Warm temperatures prompt Coast Guard to warn new boaters of cold-water danger

BOSTON – As unseasonably warm temperatures are forecasted for the weekend, and with several Northeast sporting-goods retailers describing kayaks and paddlesport accessories as high on holiday gift lists, the Coast Guard is advising any paddlers who found kayaks under their Christmas tree to be cautious and fully aware of the danger of sudden cold-water immersion if they opt for a weekend launch.

The weekend weather forecast calls for overcast skies with periods of light rain and sunny breaks, and warm and windy days with a predicted climb to record-breaking mid-60 degree temperatures on Sunday.

Al Johnson, the recreational boating safety specialist for New England’s First Coast Guard District, said that those conditions create a perfect disaster recipe for any paddler who fails to recognize the risk and isn’t properly prepared if things go wrong.

“My goal is to intentionally dampen the excitement of launching any new boat unless the launcher is properly attired and prepared for sudden cold water immersion and, better yet, has friends standing by with throw bags and safety lines,” Johnson said. “It might sound excessive but, if it saves a life, it isn’t.”

With water temperatures in the 40-degree range or colder, Johnson stated that wearing a dry suit or full wet suit and a Coast Guard approved life jacket is the only proper attire. He said that just wearing a life jacket is dangerous.

“Whether you’re a new paddler or the most experienced mariner, a fall into cold water is painfully shocking and systemically brutal,” said Johnson. “On sudden immersion in cold water there will be surprise, panic, gasping, hyperventilation, and an immediate rise in breath and heart rate, blood pressure, and an inability to hold your breath. Being prepared and properly attired, including wearing a life jacket, having a positive attitude, and doing periodic training are essential.”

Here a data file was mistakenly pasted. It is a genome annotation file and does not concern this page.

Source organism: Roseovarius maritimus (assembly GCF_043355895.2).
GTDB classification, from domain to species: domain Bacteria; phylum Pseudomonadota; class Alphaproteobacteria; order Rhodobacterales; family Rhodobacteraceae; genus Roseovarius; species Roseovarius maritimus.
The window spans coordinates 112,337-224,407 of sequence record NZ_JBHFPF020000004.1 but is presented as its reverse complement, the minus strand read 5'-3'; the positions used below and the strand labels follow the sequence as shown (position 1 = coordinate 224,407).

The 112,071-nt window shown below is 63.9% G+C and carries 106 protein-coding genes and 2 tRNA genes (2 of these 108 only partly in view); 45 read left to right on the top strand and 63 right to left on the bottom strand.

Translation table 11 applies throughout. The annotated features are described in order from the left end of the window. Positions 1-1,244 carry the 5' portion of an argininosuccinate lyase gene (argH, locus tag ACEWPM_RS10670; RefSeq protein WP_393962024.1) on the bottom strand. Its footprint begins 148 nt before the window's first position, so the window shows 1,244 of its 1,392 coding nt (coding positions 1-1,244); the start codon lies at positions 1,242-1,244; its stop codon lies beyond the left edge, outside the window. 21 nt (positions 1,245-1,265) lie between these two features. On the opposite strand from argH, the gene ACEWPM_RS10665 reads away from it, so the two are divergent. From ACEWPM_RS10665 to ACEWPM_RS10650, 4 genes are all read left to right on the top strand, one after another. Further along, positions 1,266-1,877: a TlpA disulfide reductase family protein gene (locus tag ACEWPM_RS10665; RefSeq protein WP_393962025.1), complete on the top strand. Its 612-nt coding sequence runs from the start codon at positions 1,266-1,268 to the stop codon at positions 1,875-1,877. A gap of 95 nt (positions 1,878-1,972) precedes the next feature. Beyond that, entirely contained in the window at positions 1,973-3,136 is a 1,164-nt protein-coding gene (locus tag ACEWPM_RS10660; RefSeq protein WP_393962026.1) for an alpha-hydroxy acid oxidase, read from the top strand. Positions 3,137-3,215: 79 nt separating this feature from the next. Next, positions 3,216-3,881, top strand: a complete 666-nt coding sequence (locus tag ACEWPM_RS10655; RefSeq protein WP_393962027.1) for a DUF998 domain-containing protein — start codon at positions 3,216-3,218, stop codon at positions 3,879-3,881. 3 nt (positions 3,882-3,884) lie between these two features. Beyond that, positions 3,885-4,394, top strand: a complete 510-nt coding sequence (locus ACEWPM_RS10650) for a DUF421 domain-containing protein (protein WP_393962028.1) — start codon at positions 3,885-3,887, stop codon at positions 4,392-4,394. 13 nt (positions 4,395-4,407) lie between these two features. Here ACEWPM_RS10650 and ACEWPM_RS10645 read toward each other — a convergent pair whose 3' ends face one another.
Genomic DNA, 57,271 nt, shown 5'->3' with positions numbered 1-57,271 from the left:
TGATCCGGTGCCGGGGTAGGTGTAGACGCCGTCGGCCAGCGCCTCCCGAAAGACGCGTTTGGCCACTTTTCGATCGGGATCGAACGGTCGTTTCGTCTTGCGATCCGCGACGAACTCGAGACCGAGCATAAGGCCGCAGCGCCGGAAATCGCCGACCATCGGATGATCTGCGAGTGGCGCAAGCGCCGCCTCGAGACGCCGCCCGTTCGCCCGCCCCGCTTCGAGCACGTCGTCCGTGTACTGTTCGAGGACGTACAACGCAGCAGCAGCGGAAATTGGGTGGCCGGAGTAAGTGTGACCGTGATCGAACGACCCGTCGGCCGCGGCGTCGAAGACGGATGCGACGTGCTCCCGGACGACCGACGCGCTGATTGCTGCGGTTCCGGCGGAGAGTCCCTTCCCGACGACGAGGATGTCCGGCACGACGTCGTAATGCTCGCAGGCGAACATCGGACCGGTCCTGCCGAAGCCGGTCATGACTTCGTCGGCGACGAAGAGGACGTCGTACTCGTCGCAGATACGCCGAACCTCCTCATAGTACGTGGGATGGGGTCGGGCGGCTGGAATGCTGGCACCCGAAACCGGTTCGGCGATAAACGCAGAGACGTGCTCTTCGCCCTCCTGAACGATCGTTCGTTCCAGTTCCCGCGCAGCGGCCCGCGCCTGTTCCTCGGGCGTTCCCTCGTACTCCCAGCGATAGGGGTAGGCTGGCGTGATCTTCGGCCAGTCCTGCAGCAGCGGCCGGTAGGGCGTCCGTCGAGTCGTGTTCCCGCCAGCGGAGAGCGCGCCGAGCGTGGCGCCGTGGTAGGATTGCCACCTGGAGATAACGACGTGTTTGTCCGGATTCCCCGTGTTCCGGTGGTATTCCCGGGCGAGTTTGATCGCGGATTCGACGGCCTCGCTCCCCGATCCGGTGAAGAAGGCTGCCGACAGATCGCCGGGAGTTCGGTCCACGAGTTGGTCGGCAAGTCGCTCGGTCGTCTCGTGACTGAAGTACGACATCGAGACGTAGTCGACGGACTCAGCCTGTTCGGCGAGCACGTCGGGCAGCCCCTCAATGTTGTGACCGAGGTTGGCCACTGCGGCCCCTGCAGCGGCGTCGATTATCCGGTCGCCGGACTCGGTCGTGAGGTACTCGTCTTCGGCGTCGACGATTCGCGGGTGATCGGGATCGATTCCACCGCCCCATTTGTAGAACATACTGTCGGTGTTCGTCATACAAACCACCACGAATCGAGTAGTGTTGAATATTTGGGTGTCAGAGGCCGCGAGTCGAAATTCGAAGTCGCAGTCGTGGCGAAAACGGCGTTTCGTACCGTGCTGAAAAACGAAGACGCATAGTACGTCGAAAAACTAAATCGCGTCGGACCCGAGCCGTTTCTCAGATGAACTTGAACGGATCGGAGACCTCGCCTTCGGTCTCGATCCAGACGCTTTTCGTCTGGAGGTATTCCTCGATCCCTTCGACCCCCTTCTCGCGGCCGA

It is mandatory for paddlers on Massachusetts and Connecticut waters to wear a life jacket through May 2009.

Johnson recommended that boaters and paddlers who have not yet taken an approved boater education course for the winter months do so. Courses are available through the U.S. Coast Guard Auxiliary, U.S. Power Squadrons or with state, private, or Internet providers. Additional course information can be found at the following websites or by calling the BoatUS course line at 1-800-336-BOAT:

* U.S. Coast Guard Auxiliary – www.cgaux.org
* U.S. Power Squadrons – www.usps.org
* U.S. Coast Guard Office of Auxiliary and Boating Safety – www.uscgboating.org
* National Association of State Boating Law Administrators – www.nasbla.org

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